System.out.println("FmsDateFeed.toggle: starting...");
thread = new FeedThread();
thread.start();
}
else
{
System.out.println("FmsDateFeed.toggle: stopping...");
thread.running = false;
thread = null;
}
}
public static class FeedThread extends Thread
{
public boolean running = true;
public void run()
{
MessageBroker msgBroker = MessageBroker.getMessageBroker(null);
String clientID = UUIDUtils.createUUID(false);
System.out.println("FmsDateFeed.run: msgBroker=" + msgBroker + ", clientID=" + clientID);

Random random = new Random();
while (running)
{
Date now = new Date();

AsyncMessage msg = new AsyncMessage();
msg.setDestination("time_msgs");
msg.setClientId(clientID);
msg.setMessageId(UUIDUtils.createUUID(false));
msg.setTimestamp(System.currentTimeMillis());
HashMap body = new HashMap();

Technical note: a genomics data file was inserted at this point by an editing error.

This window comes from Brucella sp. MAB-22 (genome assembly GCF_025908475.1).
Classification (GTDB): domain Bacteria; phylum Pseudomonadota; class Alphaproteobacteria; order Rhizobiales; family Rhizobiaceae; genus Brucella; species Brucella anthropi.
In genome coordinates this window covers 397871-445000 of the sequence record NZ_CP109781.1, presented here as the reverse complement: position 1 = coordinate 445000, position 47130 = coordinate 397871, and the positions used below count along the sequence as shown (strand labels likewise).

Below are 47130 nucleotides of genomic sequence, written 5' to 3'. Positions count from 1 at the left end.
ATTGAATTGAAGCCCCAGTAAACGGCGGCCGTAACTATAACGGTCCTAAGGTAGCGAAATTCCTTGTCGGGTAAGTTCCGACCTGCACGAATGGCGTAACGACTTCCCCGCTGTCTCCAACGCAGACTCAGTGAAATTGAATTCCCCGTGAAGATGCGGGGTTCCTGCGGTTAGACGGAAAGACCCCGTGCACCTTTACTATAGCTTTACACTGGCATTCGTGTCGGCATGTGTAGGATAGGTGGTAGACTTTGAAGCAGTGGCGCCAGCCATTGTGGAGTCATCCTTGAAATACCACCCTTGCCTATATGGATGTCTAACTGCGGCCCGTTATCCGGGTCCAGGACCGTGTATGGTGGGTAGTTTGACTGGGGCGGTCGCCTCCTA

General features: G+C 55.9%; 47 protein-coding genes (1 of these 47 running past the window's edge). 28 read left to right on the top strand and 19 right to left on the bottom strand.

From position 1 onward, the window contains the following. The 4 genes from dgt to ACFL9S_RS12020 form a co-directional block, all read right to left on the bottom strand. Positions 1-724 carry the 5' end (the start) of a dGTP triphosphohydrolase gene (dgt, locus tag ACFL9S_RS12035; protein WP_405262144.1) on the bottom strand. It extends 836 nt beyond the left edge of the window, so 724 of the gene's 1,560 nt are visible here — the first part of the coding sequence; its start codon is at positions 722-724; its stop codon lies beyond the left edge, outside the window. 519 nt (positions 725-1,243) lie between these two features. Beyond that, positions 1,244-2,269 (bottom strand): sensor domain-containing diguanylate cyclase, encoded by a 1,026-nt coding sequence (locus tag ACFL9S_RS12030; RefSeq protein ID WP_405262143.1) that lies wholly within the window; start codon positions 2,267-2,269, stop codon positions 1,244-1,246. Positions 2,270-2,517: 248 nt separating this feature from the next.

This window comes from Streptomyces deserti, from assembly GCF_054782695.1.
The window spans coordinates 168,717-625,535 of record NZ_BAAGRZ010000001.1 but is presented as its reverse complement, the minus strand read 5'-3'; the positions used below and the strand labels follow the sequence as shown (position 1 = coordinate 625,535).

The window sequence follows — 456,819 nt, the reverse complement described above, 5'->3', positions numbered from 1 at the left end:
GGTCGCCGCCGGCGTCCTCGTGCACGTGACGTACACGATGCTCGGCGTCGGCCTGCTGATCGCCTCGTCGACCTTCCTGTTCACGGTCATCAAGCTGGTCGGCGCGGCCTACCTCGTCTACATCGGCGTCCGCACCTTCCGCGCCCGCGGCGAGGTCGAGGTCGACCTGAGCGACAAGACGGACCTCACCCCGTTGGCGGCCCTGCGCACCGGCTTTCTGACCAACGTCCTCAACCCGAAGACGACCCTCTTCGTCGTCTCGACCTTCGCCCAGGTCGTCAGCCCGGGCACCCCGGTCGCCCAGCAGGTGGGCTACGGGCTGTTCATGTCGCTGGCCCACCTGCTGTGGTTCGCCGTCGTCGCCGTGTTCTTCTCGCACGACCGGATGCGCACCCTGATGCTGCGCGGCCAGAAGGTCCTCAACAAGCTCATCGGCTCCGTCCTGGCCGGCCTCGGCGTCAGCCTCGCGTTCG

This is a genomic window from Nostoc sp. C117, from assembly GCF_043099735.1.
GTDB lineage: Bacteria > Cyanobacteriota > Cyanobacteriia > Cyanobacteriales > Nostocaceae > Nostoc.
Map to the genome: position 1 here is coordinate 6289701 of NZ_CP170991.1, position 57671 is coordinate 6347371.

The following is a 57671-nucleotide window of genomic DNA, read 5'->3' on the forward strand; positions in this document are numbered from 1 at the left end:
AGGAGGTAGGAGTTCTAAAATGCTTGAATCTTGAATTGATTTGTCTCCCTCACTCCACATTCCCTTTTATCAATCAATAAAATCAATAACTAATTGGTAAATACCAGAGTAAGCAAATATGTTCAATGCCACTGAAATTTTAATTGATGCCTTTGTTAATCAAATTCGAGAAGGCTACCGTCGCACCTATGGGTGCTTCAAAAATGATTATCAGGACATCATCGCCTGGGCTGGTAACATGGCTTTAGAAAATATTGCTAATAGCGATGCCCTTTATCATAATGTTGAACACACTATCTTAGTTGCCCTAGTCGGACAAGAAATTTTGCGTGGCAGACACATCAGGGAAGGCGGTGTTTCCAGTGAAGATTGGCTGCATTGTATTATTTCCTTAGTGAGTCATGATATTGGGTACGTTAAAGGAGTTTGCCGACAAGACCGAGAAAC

body.put("userId", "daemon");
body.put("msg", now.toString());
msg.setBody(body);
System.out.println("sending message: " + body);
msgBroker.routeMessageToService(msg, null);
try
{
long wait = random.nextInt(8000) + 3000;
System.out.println("sleeping: " + wait);
Thread.sleep(wait);
}
catch (InterruptedException e) { }
}
}
}
}


The toggle method is called from the client to turn the message stream on or off. When messages are turned on, a thread is created and the run method is called. It just loops creating Java Date objects and putting the String representation of the date into Flex messages - instances of AsynchMessage. The key for me was the routeMessageToService method on the MessageBroker class. When you have the class compiled, install the Java class file in samples/WEB_INF/classes.

The client is pretty simple, by comparison. It has two features: a button for turning the message stream on and off (via a RemoteObject call) and an event handler to process the incoming messages.

<?xml version="1.0" encoding="utf-8"?>
<mx:Application xmlns:mx="http://www.adobe.com/2006/mxml"
backgroundColor="#FFFFFF"
creationComplete="initComp()">